Thank you for inviting me and posing such interesting and thought-provoking questions.


Annie Lyons has an intriguing way of mixing normal family life, dysfunctional relationships and important social topics of our time. It is so subtle you can barely tell and yet on a subconscious level you do take them on board. My point is Lyons makes her point without shoving it in your face.

Cat is a career girl through and through. The world of PR and the social media are the first thing she thinks of when she wakes up in the morning and her last thought at night. She has decided not to have children and focus on her career instead.

Unfortunately for Cat she ends up having to step up to mark as an auntie and take care of her niece and nephew. Two small humans, who don't exactly like Cat and aren't afraid to show it. One pre-teen and a very direct six-year old.What could possibly go wrong?

Cat finds herself questioning her own emotions. She realises she does care what her niece and nephew think of her. Ever so slowly the three of them start to build the beginnings of a fragile relationship.

I enjoyed the way Lyons brought up the age-old debate about career vs children. Women often feel as if they have to choose between one or the other, and those that have both know they can't give equal time to both of them. It is interesting to note that women tend to be the harshest critics of other women.

Instead of supporting members of their own gender they tend to point the fingers the most. Women who choose to stay at home are raked over the coals for doing so, and similarly career women are accused of neglecting their children or not being real women if they choose not to have any.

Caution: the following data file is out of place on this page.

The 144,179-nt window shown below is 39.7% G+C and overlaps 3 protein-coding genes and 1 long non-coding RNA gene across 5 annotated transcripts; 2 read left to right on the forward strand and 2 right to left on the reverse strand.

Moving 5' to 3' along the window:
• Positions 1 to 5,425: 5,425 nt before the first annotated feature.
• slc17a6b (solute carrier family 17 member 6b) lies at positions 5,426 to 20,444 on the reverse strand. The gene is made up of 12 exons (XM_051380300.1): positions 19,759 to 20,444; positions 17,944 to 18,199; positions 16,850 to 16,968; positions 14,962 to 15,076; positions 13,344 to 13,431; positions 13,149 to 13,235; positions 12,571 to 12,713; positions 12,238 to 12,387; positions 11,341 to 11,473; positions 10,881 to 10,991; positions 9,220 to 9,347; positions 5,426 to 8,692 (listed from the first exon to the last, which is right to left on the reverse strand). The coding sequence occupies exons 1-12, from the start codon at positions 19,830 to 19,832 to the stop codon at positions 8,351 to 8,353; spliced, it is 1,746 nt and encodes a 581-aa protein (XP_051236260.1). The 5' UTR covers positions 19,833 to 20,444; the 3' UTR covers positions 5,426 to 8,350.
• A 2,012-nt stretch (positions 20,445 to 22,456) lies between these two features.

On top of that Lyons has also shone a spotlight on the topic of women choosing in general not to have children. Society tends to be critical and perceive those women as more selfish. Such a shame that the emphasis is placed on our role as baby-growers instead of women as individuals who have the right and freedom to choose.

Life or Something Like it is a breezy, comfortable read with plenty of funny moments and underlying serious ones, without ever being more complex than a just a simple 'girl discovers there is more to life than just her phone' story. It really is one of Lyons talents to create something memorable in such a simple and realistic setting.
Overall a good read and one I definitely recommend.

Buy Life or Something Like it at Amazon.UK or for any other retailers go to Goodreads.

Follow @1AnnieLyons or @HQStories visit or connect with Annie on Facebbook

Read The Happiness List, The Choir on Hope Street or Not Quite Perfect by Annie Lyons.

No comments:

Post a Comment